Communion view rebuked

The Rev. Jay Scott Newman said Catholics who voted for Barack Obama should confess before taking Communion.

The Catholic Diocese of Charleston expressed regret Friday over recent comments from a Greenville priest, saying the church's moral teachings had been "pulled into the partisan political arena."

The Rev. Jay Scott Newman distributed a letter Sunday to parishioners of St. Mary's Catholic Church in Greenville stating that worshippers who voted for Barack Obama were risking their souls if they took Holy Communion before repenting.

"Our nation has chosen for its chief executive the most radical pro-abortion politician ever to serve in the United States Senate or to run for president," Newman wrote. "Voting for a pro-abortion politician when a plausible pro-life alternative exits constitutes material cooperation with intrinsic evil. … Persons in this condition should not receive Holy Communion until and unless they are reconciled to God in the Sacrament of Penance, lest they eat and drink their own condemnation."

Obama supports abortion rights. The Catholic Church advocates for the sanctity of all human life.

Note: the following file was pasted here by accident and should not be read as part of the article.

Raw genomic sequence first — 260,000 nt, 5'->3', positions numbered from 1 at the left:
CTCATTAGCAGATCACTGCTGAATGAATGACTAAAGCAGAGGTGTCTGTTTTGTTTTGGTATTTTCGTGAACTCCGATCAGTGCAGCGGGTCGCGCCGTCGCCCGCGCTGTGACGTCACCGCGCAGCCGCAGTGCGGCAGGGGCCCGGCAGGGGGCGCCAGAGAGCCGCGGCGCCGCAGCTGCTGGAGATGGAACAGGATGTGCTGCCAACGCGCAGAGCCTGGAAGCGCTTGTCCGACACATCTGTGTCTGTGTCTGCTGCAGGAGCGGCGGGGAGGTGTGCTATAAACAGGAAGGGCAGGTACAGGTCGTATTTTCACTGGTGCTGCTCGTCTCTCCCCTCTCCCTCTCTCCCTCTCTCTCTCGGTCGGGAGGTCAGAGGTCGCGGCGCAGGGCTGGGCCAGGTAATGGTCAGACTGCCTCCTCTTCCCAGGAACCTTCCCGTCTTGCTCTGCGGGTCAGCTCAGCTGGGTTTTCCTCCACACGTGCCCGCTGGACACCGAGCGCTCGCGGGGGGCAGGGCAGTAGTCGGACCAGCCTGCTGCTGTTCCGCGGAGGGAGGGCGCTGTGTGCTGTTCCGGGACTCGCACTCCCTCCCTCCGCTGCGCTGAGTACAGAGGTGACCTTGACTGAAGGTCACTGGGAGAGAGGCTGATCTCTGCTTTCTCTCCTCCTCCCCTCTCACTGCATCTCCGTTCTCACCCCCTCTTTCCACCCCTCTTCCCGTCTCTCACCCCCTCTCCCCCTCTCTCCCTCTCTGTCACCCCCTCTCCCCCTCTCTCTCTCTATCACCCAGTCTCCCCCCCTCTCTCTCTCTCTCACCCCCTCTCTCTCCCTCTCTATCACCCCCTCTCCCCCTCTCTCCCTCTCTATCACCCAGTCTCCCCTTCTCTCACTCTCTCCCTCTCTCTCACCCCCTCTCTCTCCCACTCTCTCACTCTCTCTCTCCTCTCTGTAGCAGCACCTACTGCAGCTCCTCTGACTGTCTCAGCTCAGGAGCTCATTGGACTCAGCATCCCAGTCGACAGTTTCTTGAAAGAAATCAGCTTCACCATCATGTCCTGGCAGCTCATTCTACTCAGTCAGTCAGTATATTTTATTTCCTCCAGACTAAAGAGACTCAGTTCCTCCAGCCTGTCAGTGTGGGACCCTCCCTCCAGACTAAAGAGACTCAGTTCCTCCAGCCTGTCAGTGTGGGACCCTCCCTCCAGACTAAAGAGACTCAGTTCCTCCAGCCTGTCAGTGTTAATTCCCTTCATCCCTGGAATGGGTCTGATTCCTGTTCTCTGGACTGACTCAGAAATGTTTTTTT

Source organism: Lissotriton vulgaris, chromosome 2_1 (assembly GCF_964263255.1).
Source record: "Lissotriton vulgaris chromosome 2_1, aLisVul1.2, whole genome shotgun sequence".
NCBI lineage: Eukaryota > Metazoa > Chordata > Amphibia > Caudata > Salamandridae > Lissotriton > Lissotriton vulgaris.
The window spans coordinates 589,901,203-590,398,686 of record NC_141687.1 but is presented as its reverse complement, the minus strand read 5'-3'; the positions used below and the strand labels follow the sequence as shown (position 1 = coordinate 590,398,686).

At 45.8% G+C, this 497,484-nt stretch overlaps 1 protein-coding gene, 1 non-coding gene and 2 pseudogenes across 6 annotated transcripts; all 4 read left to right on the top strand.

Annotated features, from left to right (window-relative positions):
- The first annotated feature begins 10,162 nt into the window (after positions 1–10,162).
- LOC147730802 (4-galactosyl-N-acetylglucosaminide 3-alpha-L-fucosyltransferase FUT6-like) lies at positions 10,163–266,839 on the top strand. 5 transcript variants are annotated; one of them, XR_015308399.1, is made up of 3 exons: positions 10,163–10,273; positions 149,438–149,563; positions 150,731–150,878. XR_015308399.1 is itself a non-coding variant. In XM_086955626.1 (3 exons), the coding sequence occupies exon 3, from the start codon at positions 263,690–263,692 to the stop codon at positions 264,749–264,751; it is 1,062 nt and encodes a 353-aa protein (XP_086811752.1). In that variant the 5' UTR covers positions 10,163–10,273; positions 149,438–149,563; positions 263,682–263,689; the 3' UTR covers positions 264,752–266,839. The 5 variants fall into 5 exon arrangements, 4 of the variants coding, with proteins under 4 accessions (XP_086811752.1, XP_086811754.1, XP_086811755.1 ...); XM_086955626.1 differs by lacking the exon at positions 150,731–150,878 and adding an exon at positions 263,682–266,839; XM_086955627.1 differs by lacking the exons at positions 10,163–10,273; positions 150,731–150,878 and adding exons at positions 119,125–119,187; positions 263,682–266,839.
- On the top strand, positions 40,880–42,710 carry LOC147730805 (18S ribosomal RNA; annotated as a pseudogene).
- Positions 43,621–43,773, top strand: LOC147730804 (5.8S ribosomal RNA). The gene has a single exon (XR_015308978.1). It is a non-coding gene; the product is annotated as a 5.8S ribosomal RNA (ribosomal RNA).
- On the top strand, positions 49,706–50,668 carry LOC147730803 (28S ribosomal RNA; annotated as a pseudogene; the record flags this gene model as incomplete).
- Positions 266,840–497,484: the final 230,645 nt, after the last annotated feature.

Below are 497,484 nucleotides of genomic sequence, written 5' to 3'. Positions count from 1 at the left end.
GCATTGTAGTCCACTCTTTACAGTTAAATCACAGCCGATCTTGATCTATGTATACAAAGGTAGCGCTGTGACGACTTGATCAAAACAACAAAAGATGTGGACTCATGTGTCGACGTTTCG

Monsignor Martin T. Laughlin, diocese administrator, said Newman's comments had served as a distraction and did not "adequately reflect" church teachings, adding that he would repudiate any assertions to the contrary.

"The Catechism of the Catholic Church states, 'Man has the right to act in conscience and in freedom so as personally to make moral decisions,' " Laughlin said in a statement. The Word of God, which informs the conscience, should be assimilated in faith and prayer and put into practice, he said, referring to the Catechism. "Christ gives us freedom to explore our own conscience and to make our own decisions while adhering to the law of God and the teachings of the faith. Therefore, if a person has formed his or her conscience well, he or she should not be denied Communion, nor be told to go to confession before receiving Communion."

The pulpit, Laughlin said, is reserved for the Word of God, not partisan politics.

"We should all come together to support the president-elect and all elected officials with a view to influencing policy in favor of the protection of the unborn child," Laughlin said.

The 2008 presidential campaign prompted many church officials to express strong anti-abortion views. Other groups, such as Catholic Democrats and Catholics in Alliance for the Common Good, emphasized other issues such as poverty, the economy and war.

In a post-election statement, Catholics in Alliance praised Obama for his victory.

"As faithful citizens, we will challenge his administration to bring a responsible end to the Iraq war, ensure all Americans have health care and enact comprehensive solutions to reduce abortions," the statement read. "Catholics in Alliance will continue to challenge all elected officials to put human dignity and the common good before narrow partisan agendas or rigid ideologies."

In the election Obama took 54 percent of the Catholic vote, according to the Pew Forum on Religion and Public Life.